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Estimating body mass in New World "monkeys" (Platyrrhini, Primates), with a consideration of the Miocene platyrrhine, Chilecebus carrascoensis ; American Museum novitates, no. 3617

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dc.contributor.author Sears, Karen E. en_US
dc.contributor.author Finarelli, John A. en_US
dc.contributor.author Flynn, John J. (John Joseph), 1955- en_US
dc.contributor.author Wyss, André R. en_US
dc.date.accessioned 2008-06-23T15:02:35Z
dc.date.available 2008-06-23T15:02:35Z
dc.date.issued 2008 en_US
dc.identifier.uri http://hdl.handle.net/2246/5922
dc.description 29 p. : ill. ; 26 cm. en_US
dc.description Includes bibliographical references (p. 17-19). en_US
dc.description.abstract Well-constrained estimates of adult body mass for fossil platyrrhine species (New World "monkeys") are essential for resolving numerous paleobiological questions. However, no consensus exists as to which craniodental measures best correlate with body mass among extant taxa in this clade. In this analysis, we analyze 80 craniodental variables and generate predictive equations applicable to fossil taxa, including the early platyrrhine Chilecebus carrascoensis. We find mandibular length to be the best craniodental predictor of body mass. There is no significant difference in predictive value between osteological and dental measures. Variables associated with the mandible and lower dentition do significantly outperform the cranium and upper dentition. Additionally, we demonstrate that modern platyrrhines differ, morphometrically, from early fossil forms. Chilecebus possesses unusual cranial proportions in several key features, as well as proportionally narrow upper incisors and wide upper cheek teeth. These variables yield widely divergent body mass estimates for Chilecebus, implying that the correlations observed in a crown group cannot be assumed a priori for early diverging fossils. Variables allometrically consistent with those in extant forms yield a body mass estimate of slightly less than 600 grams for Chilecebus, nearly a factor of two smaller than prior preliminary estimates. Scaled to body mass, the brain of Chilecebus is markedly smaller than those of modern anthropoids, despite its lowered body mass estimate advocated here. This finding, in conjunction with a similar pattern exhibited by fossil catarrhines, suggests that increased encephalization arose independently in the two extant subgroups of anthropoids (platyrrhines and catarrhines). en_US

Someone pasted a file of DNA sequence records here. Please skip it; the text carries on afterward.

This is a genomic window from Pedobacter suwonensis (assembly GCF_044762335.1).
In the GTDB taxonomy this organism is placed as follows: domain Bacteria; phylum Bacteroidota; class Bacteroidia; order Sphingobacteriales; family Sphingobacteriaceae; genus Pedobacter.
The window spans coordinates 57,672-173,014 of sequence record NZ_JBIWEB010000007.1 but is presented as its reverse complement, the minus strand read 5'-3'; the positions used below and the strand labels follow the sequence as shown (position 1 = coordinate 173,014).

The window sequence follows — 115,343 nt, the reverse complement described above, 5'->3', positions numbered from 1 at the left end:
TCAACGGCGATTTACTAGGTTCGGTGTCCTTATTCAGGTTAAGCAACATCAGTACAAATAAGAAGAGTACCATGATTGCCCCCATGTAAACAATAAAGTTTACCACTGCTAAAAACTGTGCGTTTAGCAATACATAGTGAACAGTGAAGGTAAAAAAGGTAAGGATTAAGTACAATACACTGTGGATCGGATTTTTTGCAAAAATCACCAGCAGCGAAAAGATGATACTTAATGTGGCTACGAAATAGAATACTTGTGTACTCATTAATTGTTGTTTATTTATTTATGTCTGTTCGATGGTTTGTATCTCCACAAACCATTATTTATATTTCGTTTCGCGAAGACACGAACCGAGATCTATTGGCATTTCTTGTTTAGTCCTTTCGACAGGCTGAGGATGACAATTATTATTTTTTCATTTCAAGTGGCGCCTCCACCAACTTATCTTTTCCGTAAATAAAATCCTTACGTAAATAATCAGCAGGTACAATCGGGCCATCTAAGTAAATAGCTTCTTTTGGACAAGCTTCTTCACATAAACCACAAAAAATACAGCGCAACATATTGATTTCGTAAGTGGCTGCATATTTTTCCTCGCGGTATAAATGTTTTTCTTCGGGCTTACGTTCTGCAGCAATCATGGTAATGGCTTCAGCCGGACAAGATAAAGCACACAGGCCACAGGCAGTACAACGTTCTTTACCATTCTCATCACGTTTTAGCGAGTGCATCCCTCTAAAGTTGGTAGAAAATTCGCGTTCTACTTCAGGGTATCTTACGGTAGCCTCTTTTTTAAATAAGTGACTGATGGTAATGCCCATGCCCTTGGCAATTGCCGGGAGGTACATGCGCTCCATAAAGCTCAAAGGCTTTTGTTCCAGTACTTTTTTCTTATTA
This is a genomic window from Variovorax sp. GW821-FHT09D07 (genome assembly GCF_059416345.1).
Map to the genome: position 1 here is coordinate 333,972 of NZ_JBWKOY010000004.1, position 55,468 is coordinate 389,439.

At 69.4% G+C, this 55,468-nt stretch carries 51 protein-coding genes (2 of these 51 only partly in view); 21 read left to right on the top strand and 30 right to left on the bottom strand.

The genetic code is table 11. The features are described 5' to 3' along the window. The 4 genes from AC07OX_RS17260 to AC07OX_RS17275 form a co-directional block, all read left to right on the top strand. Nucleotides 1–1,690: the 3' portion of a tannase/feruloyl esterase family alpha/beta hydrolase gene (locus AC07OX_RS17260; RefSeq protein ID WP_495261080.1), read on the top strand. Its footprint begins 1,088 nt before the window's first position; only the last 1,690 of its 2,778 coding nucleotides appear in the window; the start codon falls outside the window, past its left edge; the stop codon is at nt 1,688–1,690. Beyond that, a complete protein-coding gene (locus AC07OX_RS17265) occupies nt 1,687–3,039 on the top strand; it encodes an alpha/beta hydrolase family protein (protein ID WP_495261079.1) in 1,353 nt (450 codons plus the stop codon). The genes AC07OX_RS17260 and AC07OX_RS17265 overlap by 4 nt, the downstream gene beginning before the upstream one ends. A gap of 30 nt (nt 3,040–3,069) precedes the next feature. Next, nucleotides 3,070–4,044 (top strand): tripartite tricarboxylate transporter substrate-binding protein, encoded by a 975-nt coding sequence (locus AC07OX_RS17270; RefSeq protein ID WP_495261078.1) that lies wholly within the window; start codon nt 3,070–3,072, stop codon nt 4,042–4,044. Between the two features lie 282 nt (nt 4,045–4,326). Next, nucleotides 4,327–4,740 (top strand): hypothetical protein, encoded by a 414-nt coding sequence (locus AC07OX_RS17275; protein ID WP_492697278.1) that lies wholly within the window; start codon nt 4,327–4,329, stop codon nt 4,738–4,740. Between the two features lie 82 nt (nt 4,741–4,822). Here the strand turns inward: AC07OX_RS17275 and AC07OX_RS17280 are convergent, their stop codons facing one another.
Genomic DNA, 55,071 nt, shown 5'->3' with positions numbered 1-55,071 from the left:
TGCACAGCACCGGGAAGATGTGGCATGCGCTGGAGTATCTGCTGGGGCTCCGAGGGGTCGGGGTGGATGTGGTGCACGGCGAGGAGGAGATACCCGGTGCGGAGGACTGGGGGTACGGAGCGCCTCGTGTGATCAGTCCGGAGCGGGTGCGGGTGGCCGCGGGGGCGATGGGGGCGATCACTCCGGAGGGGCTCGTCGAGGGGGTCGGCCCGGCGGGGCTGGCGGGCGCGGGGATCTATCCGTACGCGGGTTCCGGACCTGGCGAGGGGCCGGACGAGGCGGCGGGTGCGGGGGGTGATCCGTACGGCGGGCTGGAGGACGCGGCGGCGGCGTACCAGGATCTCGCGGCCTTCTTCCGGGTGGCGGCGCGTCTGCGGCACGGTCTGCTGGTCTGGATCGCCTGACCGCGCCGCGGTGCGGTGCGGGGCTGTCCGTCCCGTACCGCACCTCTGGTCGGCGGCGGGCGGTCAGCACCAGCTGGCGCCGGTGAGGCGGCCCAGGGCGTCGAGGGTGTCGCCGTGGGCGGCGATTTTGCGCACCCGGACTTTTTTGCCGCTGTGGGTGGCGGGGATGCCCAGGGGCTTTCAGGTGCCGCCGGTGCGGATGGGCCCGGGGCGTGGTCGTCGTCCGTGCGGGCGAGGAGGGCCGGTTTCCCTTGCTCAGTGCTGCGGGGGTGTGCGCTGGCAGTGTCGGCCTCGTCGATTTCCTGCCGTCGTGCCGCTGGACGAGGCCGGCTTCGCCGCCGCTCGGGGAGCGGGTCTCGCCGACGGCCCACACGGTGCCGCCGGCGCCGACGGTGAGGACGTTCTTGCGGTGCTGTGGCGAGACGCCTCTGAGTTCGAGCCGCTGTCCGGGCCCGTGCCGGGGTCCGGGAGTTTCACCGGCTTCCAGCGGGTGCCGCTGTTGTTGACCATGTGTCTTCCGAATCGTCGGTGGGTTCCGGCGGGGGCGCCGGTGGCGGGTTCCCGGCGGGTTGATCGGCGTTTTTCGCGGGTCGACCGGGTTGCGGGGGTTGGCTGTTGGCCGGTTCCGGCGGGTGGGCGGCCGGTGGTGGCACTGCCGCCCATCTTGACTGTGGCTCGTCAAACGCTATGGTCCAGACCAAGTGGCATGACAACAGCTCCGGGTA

dc.format.extent 521268 bytes
dc.format.mimetype application/pdf
dc.language eng en_US
dc.language.iso en_US
dc.publisher New York, NY : American Museum of Natural History en_US
dc.relation.ispartofseries American Museum novitates, no. 3617 en_US
dc.subject.lcc QL1 .A436 no.3617 2008 en_US
dc.subject.lcsh New World monkeys -- Anatomy. en_US
dc.subject.lcsh Chilecebus carrascoensis. en_US
dc.subject.lcsh Paleontology -- Miocene. en_US
dc.title Estimating body mass in New World "monkeys" (Platyrrhini, Primates), with a consideration of the Miocene platyrrhine, Chilecebus carrascoensis ; American Museum novitates, no. 3617 en_US
dc.type text en_US


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  • American Museum Novitates
    Novitates (Latin for "new acquaintances"), published continuously and numbered consecutively since 1921, are short papers that contain descriptions of new forms and reports in zoology, paleontology, and geology. New numbers are published at irregular intervals.

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